Is this a good cause? Yes. I think it’s lovely that we are using our time and money to provide gifts for those who otherwise may not have anything in their stocking on Christmas morning. But my question remains. Why is adoption the word of choice?
Before you clap back at me with the dictionary definition of adoption, I know how to use a dictionary. I get that the word isn’t reserved solely for parents adopting kids. But when we take the sacredness of adoption and throw it around to gain attention and positivity vibes, it’s too far.
With the holiday season in full swing, companies and organizations bank–many even making bank–on using the word “adoption” in their advertising. For example, every year stores put out Elf on the Shelf merchandise islands, some prominently displaying “Adoption Center” signage. You can choose among the boy and girl elves, some with peachy skin and some with brown, to adopt and make your very own. Then you have your Christmas magic.
Last year, I received a flyer in the mail from our zoo, urging us to give the gift of adoption that Christmas. How? We could give the zoo a check for a few hundred bucks, and then we would be proud adoptive parents of a real penguin. Of course, the penguin would remain at the zoo, but in exchange for our generosity, we’d be mailed a stuffed penguin and stickers. Um, okay.
Then there’s the “angel” trees urging us to adopt a family or person in need this season. Grab a name and a wish list. I absolutely love the idea of purchasing desired items for people of all ages—and we participate every year. But how is doing this anything close to adopting a child?
I know. Many people feel that adoption is just a word and I’m arguing semantics. But then again, it’s not. Adoption is a long process. Adoption is a forever commitment. It’s bittersweet and complicated, a promise of permanency.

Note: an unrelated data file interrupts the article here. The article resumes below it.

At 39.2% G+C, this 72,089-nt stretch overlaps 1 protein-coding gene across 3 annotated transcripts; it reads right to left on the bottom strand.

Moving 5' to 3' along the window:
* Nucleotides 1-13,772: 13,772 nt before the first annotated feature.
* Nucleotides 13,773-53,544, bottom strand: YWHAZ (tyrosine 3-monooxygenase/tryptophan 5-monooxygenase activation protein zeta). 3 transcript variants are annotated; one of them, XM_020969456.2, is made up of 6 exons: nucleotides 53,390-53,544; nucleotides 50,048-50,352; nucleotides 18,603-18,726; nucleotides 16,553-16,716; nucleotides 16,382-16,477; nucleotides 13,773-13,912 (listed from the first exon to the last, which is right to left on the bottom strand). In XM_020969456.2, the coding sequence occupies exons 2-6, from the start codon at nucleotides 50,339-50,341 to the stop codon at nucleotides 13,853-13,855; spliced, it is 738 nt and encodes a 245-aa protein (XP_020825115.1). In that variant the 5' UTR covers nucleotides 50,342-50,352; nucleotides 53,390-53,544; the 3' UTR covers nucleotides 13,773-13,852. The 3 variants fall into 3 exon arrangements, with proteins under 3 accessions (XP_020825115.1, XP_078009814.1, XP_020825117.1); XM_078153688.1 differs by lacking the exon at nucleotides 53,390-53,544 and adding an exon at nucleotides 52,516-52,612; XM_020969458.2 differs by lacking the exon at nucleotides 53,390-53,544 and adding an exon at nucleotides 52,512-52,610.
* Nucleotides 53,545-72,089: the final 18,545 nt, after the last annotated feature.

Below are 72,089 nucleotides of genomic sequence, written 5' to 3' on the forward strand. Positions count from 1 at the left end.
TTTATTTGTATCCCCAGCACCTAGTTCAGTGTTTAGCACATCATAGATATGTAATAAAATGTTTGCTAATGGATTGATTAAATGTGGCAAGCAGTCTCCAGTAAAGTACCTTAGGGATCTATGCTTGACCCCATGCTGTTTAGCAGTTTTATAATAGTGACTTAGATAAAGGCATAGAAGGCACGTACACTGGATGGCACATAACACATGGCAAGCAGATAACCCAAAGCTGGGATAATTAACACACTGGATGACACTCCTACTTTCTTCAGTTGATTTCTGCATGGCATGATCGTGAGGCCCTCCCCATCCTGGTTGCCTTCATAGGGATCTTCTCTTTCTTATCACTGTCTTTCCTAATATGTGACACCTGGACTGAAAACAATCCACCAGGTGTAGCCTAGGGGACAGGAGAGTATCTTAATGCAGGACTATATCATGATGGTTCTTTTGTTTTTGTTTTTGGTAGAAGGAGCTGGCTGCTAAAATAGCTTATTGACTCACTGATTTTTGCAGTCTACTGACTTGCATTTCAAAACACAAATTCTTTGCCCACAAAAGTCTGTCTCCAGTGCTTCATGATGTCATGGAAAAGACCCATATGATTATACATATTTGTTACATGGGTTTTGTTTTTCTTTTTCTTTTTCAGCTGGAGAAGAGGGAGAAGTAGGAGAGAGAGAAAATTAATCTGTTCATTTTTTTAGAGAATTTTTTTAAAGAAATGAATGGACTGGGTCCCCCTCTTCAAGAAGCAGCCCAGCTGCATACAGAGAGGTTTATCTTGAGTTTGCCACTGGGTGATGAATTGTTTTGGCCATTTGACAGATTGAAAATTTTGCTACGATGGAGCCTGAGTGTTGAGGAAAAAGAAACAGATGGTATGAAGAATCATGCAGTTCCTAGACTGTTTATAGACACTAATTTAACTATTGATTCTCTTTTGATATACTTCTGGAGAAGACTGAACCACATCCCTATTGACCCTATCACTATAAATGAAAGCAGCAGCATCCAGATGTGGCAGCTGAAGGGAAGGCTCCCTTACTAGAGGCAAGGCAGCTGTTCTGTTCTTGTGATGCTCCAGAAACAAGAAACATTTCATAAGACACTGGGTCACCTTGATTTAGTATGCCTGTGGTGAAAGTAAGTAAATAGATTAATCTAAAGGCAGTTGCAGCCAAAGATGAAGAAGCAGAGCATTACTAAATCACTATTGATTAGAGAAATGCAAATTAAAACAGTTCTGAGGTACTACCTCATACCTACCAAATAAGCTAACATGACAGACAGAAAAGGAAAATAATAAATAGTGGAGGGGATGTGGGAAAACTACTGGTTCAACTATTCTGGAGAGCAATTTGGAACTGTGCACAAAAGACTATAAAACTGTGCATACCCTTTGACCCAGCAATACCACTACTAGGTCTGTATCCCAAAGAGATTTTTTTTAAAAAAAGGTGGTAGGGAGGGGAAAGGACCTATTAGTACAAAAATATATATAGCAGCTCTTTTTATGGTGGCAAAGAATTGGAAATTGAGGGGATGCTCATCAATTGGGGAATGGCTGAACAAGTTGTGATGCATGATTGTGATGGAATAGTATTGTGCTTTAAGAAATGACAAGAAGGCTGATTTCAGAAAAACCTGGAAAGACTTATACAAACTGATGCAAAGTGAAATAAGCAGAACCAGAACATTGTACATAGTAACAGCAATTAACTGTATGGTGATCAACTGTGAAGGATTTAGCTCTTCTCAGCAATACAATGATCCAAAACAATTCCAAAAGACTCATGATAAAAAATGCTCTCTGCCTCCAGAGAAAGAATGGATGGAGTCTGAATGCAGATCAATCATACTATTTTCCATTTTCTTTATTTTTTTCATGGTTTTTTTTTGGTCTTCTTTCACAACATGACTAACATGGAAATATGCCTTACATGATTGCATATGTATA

The journey to get to a child’s finalization day—the day they are legally adopted into a family—is tumultuous. There are hundreds of papers to fill out and file, background checks, fingerprinting, interviews, and inspections. Some families adopt in a matter of a few months, while others wait longer than a decade.
What adoption isn’t? Adoption is not a fleeting feel-good moment that’s Instagram-able for your do-gooder heart, a word to capitalize on or use to promote a project or deed. It is absolutely important that we acknowledge need and step in. Some people have compassion for animals, some for humans, some for projects and causes. These are all fantastic and worthy, without debate. Whatever floats your boat is what you should use your time and money to support. But adoption isn’t the accurate word-of-choice for these.
I wish those who so easily snatch the word adoption would consider what adoption really means, or pour energy and time into supporting families who are adopting a child with special needs or a sibling group. Instead of attaching the word “adoptions” to every worthy cause, consider using a word that accurately describes what you’re doing. You’re rescuing a puppy, assisting an elderly person, or financially supporting an animal or project—not adopting them.